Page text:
Volume 22: Pages 551-558, 2009
The Galileo effect and the general relativity theory
Jaroslav Hynecek 1
1Isetex, Inc., 905 Pampa Drive, Allen, Texas 75013, USA
In this article, the Galileo effect is defined as a belief that persists in a society and thrives almost indefinitely despite the lack of evidence for it or even despite the obvious evidence that disproves it. This may not be a surprising finding in the fields of study such as archeology, sociology, religion, and economics; however, it is shocking to find that even the exact sciences such as physics and, in particular, the physics of gravitation and cosmology are not immune from it. In this article, it is shown by elementary means that the general relativity theory (GRT), the celebrated theory of gravitation, cannot be the correct theory of gravity since it claims that inertial and gravitational masses are identical even when in a relative inertial motion despite the simple mathematical evidence that they are not. In addition to this problem, two fatal flaws can be clearly identified in the Schwarzschild metric, which is the “vacuum solution” of Einstein field equations of the GRT. These flaws thus question the usefulness of Einstein’s field equations in a search for the correct space-time metrics and the correct model of the universe. The evidence presented in this paper has been in existence before our eyes for a long time, yet hundreds of books and thousands of papers have been published and are being continuously published where the incorrect assumption about the mass equivalence is used, and the fatal problems of the Schwarzschild metric and, consequently, Einstein field equations are never addressed. Almost every major university has a physics department where the GRT is taught to many students who then unquestionably believe it, being dazzled, and mesmerized by the tensor calculus, and millions of dollars are spent every year to support activities based on the obviously flawed theory. This is the true essence of the Galileo effect.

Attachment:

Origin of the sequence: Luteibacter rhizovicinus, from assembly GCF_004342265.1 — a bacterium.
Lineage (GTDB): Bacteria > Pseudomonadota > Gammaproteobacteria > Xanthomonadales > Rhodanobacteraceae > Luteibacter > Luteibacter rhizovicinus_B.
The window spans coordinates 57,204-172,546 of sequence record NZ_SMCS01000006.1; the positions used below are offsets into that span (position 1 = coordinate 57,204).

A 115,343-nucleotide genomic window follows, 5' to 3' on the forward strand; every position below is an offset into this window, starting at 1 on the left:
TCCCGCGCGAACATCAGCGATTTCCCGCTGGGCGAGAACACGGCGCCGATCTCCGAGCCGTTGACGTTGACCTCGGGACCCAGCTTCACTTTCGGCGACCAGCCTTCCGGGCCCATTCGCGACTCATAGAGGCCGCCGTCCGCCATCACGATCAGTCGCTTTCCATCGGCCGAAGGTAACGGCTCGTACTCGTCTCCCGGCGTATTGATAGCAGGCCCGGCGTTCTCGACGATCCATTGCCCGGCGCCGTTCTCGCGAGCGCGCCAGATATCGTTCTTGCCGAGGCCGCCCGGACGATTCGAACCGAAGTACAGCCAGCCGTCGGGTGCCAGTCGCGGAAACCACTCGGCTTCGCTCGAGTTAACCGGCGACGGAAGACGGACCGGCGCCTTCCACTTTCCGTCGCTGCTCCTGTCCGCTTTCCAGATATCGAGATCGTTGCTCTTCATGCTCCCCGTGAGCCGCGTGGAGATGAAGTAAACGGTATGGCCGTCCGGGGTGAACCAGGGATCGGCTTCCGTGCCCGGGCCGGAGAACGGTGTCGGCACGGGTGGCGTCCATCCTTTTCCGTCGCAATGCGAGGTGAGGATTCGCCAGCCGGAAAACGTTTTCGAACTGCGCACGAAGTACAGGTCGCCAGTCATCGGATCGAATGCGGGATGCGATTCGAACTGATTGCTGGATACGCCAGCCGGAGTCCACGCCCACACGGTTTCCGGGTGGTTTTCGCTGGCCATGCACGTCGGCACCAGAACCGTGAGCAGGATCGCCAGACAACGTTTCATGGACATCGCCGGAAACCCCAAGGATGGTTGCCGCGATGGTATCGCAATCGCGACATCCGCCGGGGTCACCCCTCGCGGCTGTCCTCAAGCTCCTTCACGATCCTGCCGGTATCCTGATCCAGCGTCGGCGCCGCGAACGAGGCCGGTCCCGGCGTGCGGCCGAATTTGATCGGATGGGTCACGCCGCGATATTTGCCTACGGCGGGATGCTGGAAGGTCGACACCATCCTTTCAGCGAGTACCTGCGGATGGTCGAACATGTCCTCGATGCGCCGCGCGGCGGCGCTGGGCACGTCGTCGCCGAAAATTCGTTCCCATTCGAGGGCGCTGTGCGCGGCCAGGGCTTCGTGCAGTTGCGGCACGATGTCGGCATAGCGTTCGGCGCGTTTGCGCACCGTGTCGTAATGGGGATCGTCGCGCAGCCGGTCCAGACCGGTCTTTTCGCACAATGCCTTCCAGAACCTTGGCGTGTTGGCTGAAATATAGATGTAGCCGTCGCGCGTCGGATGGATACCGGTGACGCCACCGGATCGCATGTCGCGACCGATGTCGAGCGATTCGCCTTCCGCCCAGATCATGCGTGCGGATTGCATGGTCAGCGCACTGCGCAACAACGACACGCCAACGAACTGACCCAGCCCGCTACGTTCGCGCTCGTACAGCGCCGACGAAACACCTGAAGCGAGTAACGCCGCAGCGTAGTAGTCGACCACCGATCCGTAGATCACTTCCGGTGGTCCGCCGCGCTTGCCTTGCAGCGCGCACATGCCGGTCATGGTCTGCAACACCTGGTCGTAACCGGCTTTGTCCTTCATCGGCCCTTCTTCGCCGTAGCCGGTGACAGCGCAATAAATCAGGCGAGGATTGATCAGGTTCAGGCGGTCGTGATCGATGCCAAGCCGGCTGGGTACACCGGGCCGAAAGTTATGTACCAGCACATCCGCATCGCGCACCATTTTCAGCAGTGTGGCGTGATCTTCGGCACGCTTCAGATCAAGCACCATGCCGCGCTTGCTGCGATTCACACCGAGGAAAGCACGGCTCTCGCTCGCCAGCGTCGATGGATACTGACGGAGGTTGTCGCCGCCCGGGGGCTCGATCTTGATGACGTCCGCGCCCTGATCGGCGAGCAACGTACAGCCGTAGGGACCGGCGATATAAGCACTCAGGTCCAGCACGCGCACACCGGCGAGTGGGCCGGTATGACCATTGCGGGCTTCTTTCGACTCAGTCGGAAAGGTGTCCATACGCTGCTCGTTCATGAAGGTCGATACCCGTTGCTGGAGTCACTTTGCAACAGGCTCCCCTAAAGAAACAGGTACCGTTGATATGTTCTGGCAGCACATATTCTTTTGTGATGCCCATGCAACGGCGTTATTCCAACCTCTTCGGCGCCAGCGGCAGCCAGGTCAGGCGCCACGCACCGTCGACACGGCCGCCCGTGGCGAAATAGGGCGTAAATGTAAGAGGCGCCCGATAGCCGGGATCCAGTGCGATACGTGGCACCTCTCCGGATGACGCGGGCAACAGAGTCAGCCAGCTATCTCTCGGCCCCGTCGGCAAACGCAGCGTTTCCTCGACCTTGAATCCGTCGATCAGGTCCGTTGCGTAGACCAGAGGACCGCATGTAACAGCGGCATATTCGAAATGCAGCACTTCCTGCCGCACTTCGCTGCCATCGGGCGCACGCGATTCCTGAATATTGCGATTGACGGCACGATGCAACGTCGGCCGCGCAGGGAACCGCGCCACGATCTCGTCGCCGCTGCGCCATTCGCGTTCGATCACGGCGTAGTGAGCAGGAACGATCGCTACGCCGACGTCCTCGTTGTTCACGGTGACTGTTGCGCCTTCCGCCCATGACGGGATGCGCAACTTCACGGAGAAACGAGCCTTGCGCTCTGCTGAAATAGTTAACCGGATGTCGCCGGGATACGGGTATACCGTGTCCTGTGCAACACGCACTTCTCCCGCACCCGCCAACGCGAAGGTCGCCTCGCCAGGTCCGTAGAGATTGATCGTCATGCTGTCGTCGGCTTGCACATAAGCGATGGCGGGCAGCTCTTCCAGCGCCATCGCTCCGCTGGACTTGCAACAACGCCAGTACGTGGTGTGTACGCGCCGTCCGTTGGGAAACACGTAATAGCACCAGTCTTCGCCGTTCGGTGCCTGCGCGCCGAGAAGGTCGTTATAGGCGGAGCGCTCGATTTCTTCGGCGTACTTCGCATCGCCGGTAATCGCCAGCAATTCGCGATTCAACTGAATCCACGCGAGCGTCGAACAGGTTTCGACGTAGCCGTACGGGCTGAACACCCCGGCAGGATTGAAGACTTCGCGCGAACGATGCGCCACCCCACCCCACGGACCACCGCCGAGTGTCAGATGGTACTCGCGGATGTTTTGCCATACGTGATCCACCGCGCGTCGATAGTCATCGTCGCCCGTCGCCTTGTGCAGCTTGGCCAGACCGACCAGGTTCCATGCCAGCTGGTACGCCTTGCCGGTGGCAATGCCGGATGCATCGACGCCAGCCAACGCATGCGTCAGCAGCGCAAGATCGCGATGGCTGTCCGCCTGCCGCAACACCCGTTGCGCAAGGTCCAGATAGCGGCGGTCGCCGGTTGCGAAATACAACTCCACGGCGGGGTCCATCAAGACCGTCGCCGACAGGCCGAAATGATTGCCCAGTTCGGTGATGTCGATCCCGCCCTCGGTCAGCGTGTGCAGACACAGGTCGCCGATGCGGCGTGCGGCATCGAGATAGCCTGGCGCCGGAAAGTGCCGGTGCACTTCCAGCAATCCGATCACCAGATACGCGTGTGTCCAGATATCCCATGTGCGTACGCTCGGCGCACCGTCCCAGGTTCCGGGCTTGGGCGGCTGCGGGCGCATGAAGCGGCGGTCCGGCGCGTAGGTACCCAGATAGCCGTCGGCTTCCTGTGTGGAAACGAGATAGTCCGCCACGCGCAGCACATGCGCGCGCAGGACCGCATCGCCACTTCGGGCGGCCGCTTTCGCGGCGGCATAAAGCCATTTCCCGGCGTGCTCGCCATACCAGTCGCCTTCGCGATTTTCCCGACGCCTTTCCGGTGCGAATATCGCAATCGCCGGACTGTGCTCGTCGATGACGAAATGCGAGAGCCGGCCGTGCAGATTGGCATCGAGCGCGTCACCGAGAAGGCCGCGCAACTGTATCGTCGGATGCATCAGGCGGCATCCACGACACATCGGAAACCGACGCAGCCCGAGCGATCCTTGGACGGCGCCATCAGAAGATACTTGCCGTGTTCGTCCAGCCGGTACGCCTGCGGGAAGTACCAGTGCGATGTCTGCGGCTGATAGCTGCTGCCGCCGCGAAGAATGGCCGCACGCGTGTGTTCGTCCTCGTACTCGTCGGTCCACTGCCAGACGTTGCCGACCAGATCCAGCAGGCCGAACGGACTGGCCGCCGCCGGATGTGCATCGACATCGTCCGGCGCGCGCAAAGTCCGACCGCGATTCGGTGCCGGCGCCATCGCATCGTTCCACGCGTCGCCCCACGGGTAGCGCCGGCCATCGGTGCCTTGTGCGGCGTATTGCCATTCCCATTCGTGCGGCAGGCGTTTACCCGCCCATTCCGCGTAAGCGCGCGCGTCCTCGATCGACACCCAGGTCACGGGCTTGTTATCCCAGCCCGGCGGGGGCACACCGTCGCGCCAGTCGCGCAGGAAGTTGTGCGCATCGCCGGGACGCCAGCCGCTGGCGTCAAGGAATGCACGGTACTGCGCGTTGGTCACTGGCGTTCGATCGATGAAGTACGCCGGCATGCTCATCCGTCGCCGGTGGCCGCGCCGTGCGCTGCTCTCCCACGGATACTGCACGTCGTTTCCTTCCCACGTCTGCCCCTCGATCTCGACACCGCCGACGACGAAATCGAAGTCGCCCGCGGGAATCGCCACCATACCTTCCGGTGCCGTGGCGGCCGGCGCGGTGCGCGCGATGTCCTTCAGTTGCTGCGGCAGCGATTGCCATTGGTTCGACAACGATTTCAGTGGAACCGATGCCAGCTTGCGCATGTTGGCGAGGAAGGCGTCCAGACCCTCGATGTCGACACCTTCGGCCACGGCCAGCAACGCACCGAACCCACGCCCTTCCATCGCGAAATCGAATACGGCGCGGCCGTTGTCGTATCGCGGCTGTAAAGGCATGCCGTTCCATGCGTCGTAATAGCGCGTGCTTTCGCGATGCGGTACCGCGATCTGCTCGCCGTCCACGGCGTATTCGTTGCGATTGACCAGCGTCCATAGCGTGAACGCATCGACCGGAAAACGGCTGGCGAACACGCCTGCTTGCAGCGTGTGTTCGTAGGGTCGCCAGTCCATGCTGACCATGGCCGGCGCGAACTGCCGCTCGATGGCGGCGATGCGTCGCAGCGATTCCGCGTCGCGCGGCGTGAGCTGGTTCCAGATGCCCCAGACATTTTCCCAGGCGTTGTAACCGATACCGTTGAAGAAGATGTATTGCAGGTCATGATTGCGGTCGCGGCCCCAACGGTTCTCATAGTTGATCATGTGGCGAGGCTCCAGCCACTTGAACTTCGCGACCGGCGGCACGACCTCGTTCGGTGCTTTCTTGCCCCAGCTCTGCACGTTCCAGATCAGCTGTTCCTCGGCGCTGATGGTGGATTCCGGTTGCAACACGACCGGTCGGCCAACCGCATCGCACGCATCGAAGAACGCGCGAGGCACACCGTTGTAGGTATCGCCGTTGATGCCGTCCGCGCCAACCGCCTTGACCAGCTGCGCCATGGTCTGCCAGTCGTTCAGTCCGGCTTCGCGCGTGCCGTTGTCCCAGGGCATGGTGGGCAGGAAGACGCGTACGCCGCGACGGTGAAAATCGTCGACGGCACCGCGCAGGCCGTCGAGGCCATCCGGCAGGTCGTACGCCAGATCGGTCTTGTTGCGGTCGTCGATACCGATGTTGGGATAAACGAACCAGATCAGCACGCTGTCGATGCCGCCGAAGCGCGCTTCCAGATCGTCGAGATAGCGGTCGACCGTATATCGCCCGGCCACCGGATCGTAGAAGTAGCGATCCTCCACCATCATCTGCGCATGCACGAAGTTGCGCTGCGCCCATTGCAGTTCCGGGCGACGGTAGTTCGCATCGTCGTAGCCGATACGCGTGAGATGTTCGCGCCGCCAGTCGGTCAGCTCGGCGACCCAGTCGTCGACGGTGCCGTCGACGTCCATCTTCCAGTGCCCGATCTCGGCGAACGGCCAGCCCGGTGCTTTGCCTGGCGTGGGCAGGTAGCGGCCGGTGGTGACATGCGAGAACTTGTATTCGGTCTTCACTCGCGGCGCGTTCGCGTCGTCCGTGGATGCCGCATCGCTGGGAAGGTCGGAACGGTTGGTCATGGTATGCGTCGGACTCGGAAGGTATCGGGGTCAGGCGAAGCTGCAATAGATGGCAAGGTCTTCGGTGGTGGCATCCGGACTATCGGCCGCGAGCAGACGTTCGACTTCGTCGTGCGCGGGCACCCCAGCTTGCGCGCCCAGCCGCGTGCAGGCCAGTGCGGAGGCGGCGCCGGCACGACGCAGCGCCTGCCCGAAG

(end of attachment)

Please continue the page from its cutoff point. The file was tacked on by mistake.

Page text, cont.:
Keywords: Galileo Effect, Inertial Mass, Gravitational Mass, Mass Equivalence Principle, Mass Equivalent Radius, General Relativity Theory, Schwarzschild Metric, Black Holes, Einstein Field Equations, Einstein Spaces, Einstein Tensor, Birkhoff Theorem, Ehrenfest Paradox, Christoffel Symbols, Ricci Scalar
Received: April 16, 2009; Accepted: September 8, 2009; Published Online: October 13, 2009